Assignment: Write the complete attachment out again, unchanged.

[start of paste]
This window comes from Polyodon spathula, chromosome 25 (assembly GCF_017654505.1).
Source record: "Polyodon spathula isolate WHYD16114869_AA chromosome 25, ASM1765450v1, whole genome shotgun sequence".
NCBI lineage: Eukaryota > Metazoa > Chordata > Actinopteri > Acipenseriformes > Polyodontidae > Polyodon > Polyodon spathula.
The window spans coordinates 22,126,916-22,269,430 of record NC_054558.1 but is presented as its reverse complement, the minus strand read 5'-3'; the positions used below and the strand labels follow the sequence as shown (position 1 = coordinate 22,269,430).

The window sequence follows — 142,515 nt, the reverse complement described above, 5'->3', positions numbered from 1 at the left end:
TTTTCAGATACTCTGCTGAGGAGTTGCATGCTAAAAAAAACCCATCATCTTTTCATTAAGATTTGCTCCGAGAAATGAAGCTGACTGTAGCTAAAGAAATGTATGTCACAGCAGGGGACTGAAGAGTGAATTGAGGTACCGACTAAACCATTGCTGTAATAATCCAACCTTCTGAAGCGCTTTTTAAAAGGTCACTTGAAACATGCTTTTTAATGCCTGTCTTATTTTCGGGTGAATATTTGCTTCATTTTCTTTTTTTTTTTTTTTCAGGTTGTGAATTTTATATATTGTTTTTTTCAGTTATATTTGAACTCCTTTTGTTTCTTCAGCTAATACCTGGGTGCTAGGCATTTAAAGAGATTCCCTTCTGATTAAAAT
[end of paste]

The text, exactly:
This window comes from Polyodon spathula, chromosome 25 (assembly GCF_017654505.1).
Source record: "Polyodon spathula isolate WHYD16114869_AA chromosome 25, ASM1765450v1, whole genome shotgun sequence".
NCBI lineage: Eukaryota > Metazoa > Chordata > Actinopteri > Acipenseriformes > Polyodontidae > Polyodon > Polyodon spathula.
The window spans coordinates 22,126,916-22,269,430 of record NC_054558.1 but is presented as its reverse complement, the minus strand read 5'-3'; the positions used below and the strand labels follow the sequence as shown (position 1 = coordinate 22,269,430).

The window sequence follows — 142,515 nt, the reverse complement described above, 5'->3', positions numbered from 1 at the left end:
TTTTCAGATACTCTGCTGAGGAGTTGCATGCTAAAAAAAACCCATCATCTTTTCATTAAGATTTGCTCCGAGAAATGAAGCTGACTGTAGCTAAAGAAATGTATGTCACAGCAGGGGACTGAAGAGTGAATTGAGGTACCGACTAAACCATTGCTGTAATAATCCAACCTTCTGAAGCGCTTTTTAAAAGGTCACTTGAAACATGCTTTTTAATGCCTGTCTTATTTTCGGGTGAATATTTGCTTCATTTTCTTTTTTTTTTTTTTTCAGGTTGTGAATTTTATATATTGTTTTTTTCAGTTATATTTGAACTCCTTTTGTTTCTTCAGCTAATACCTGGGTGCTAGGCATTTAAAGAGATTCCCTTCTGATTAAAAT